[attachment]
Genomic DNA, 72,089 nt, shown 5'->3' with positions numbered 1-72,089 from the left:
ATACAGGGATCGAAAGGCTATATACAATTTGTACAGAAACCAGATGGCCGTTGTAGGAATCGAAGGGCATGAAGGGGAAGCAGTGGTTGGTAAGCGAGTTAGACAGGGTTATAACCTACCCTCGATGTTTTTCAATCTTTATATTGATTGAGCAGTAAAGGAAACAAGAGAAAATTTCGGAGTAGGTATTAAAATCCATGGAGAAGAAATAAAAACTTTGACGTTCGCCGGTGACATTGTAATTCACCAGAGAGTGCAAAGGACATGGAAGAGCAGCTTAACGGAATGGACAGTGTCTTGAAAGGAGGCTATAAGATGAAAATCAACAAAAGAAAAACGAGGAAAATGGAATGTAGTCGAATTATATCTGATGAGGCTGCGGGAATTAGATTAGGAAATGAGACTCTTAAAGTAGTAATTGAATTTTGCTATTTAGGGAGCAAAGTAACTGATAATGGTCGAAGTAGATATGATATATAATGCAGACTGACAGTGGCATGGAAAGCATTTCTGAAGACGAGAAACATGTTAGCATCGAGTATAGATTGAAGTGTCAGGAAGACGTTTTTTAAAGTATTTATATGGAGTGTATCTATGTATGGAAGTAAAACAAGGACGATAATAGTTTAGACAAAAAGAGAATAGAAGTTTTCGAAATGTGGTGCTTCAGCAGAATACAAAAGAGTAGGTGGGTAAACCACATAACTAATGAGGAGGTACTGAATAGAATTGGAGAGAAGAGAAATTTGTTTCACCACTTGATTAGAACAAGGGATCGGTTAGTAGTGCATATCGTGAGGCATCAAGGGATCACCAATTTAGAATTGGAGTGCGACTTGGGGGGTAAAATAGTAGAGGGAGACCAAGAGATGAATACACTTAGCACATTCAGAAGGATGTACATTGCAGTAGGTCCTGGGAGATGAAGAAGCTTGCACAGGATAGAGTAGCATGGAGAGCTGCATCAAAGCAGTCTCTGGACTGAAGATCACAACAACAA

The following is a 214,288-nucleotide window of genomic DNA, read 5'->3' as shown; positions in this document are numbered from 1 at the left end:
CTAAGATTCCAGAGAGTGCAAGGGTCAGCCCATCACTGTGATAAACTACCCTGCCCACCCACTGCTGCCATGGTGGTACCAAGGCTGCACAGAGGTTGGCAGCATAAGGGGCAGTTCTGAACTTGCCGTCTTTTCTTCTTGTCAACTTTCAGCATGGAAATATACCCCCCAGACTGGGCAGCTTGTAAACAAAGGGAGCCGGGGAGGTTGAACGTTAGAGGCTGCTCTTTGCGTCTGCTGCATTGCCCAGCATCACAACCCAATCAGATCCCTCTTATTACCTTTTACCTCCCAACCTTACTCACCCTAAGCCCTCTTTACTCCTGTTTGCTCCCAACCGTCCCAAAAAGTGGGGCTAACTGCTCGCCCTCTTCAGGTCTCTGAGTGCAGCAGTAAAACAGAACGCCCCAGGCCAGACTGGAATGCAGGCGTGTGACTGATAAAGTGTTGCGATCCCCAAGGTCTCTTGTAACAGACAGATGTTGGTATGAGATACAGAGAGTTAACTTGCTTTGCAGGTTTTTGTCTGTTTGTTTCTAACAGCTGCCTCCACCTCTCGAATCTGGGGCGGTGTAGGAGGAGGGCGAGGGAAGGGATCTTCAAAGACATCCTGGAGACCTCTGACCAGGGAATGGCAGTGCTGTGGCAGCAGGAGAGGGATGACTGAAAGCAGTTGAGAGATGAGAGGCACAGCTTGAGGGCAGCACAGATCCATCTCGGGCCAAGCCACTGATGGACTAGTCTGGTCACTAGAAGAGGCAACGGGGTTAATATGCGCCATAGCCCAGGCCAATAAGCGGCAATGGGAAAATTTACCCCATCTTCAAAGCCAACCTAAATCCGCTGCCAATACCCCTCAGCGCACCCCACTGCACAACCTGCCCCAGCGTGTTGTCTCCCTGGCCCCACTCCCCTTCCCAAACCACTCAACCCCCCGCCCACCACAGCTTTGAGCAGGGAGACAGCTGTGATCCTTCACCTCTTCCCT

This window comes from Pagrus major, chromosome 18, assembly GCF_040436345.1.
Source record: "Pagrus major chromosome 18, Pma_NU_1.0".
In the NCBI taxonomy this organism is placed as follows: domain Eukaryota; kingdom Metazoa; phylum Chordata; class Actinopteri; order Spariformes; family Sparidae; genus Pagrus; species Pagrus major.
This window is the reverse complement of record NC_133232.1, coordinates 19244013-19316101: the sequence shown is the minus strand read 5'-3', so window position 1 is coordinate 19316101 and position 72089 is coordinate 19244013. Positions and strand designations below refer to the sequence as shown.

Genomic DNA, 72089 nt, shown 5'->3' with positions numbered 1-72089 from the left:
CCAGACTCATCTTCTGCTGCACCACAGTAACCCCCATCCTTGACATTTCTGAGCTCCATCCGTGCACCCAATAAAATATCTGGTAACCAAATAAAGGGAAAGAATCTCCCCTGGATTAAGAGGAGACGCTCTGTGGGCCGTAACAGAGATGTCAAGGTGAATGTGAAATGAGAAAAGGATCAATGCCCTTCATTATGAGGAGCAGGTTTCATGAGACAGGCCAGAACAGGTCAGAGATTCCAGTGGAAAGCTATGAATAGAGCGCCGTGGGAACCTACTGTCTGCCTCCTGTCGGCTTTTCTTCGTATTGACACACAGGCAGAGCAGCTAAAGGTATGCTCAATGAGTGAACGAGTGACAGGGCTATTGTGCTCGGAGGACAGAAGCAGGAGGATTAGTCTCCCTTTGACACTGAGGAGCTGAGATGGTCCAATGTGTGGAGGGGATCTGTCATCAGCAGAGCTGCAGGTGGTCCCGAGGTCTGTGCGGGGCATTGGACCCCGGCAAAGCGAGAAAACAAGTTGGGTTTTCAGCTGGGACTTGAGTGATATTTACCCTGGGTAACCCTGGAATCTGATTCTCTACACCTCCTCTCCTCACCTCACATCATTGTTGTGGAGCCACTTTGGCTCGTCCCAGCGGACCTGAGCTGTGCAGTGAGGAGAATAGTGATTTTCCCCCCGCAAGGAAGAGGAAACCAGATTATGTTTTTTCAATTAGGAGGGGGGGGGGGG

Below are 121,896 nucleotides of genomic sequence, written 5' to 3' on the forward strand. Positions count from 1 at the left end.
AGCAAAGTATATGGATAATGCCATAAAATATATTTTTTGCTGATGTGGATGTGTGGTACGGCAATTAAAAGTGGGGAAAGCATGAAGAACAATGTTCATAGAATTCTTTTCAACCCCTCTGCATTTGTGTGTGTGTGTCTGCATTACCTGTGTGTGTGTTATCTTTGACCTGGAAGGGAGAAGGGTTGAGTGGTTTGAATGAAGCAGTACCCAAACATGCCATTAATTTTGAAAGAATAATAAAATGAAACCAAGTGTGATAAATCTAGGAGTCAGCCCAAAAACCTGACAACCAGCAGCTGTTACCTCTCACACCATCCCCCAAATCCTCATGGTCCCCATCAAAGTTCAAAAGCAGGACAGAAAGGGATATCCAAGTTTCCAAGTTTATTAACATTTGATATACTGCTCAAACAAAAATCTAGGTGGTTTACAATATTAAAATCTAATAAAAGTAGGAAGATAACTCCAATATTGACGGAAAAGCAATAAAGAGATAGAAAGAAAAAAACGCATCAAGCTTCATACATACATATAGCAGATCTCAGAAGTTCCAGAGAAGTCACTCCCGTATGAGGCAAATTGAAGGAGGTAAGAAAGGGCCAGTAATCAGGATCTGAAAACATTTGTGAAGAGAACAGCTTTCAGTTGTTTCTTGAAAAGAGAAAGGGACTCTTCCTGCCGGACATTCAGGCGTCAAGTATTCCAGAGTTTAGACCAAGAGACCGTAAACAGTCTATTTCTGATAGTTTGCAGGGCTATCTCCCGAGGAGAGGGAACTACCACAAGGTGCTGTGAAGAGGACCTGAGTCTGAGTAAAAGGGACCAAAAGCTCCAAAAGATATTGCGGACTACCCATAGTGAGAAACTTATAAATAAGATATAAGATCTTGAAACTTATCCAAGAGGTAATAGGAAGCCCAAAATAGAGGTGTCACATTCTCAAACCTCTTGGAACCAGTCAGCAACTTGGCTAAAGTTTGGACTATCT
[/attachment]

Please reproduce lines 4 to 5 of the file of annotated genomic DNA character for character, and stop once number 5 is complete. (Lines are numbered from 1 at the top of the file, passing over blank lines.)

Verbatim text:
CTAAGATTCCAGAGAGTGCAAGGGTCAGCCCATCACTGTGATAAACTACCCTGCCCACCCACTGCTGCCATGGTGGTACCAAGGCTGCACAGAGGTTGGCAGCATAAGGGGCAGTTCTGAACTTGCCGTCTTTTCTTCTTGTCAACTTTCAGCATGGAAATATACCCCCCAGACTGGGCAGCTTGTAAACAAAGGGAGCCGGGGAGGTTGAACGTTAGAGGCTGCTCTTTGCGTCTGCTGCATTGCCCAGCATCACAACCCAATCAGATCCCTCTTATTACCTTTTACCTCCCAACCTTACTCACCCTAAGCCCTCTTTACTCCTGTTTGCTCCCAACCGTCCCAAAAAGTGGGGCTAACTGCTCGCCCTCTTCAGGTCTCTGAGTGCAGCAGTAAAACAGAACGCCCCAGGCCAGACTGGAATGCAGGCGTGTGACTGATAAAGTGTTGCGATCCCCAAGGTCTCTTGTAACAGACAGATGTTGGTATGAGATACAGAGAGTTAACTTGCTTTGCAGGTTTTTGTCTGTTTGTTTCTAACAGCTGCCTCCACCTCTCGAATCTGGGGCGGTGTAGGAGGAGGGCGAGGGAAGGGATCTTCAAAGACATCCTGGAGACCTCTGACCAGGGAATGGCAGTGCTGTGGCAGCAGGAGAGGGATGACTGAAAGCAGTTGAGAGATGAGAGGCACAGCTTGAGGGCAGCACAGATCCATCTCGGGCCAAGCCACTGATGGACTAGTCTGGTCACTAGAAGAGGCAACGGGGTTAATATGCGCCATAGCCCAGGCCAATAAGCGGCAATGGGAAAATTTACCCCATCTTCAAAGCCAACCTAAATCCGCTGCCAATACCCCTCAGCGCACCCCACTGCACAACCTGCCCCAGCGTGTTGTCTCCCTGGCCCCACTCCCCTTCCCAAACCACTCAACCCCCCGCCCACCACAGCTTTGAGCAGGGAGACAGCTGTGATCCTTCACCTCTTCCCT

This window comes from Pagrus major, chromosome 18, assembly GCF_040436345.1.